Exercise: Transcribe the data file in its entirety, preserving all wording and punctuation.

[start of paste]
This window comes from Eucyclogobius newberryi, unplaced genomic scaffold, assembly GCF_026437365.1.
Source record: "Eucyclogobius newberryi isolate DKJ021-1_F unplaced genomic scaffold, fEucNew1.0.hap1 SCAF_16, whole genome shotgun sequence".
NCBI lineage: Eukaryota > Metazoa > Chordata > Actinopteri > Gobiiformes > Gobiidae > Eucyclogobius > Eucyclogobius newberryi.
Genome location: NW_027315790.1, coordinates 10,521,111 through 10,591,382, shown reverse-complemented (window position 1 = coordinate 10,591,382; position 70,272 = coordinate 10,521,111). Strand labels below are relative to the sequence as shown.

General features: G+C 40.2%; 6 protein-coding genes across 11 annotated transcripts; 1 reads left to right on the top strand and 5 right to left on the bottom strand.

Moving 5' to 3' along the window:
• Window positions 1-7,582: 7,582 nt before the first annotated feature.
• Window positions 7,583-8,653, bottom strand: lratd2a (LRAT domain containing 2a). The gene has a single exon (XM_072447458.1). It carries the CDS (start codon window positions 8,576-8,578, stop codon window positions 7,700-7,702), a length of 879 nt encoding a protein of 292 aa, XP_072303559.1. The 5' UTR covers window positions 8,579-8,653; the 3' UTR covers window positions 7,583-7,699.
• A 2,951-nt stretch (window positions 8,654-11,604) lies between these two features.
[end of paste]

This window comes from Eucyclogobius newberryi, unplaced genomic scaffold, assembly GCF_026437365.1.
Source record: "Eucyclogobius newberryi isolate DKJ021-1_F unplaced genomic scaffold, fEucNew1.0.hap1 SCAF_16, whole genome shotgun sequence".
NCBI lineage: Eukaryota > Metazoa > Chordata > Actinopteri > Gobiiformes > Gobiidae > Eucyclogobius > Eucyclogobius newberryi.
Genome location: NW_027315790.1, coordinates 10,521,111 through 10,591,382, shown reverse-complemented (window position 1 = coordinate 10,591,382; position 70,272 = coordinate 10,521,111). Strand labels below are relative to the sequence as shown.

General features: G+C 40.2%; 6 protein-coding genes across 11 annotated transcripts; 1 reads left to right on the top strand and 5 right to left on the bottom strand.

Moving 5' to 3' along the window:
• Window positions 1-7,582: 7,582 nt before the first annotated feature.
• Window positions 7,583-8,653, bottom strand: lratd2a (LRAT domain containing 2a). The gene has a single exon (XM_072447458.1). It carries the CDS (start codon window positions 8,576-8,578, stop codon window positions 7,700-7,702), a length of 879 nt encoding a protein of 292 aa, XP_072303559.1. The 5' UTR covers window positions 8,579-8,653; the 3' UTR covers window positions 7,583-7,699.
• A 2,951-nt stretch (window positions 8,654-11,604) lies between these two features.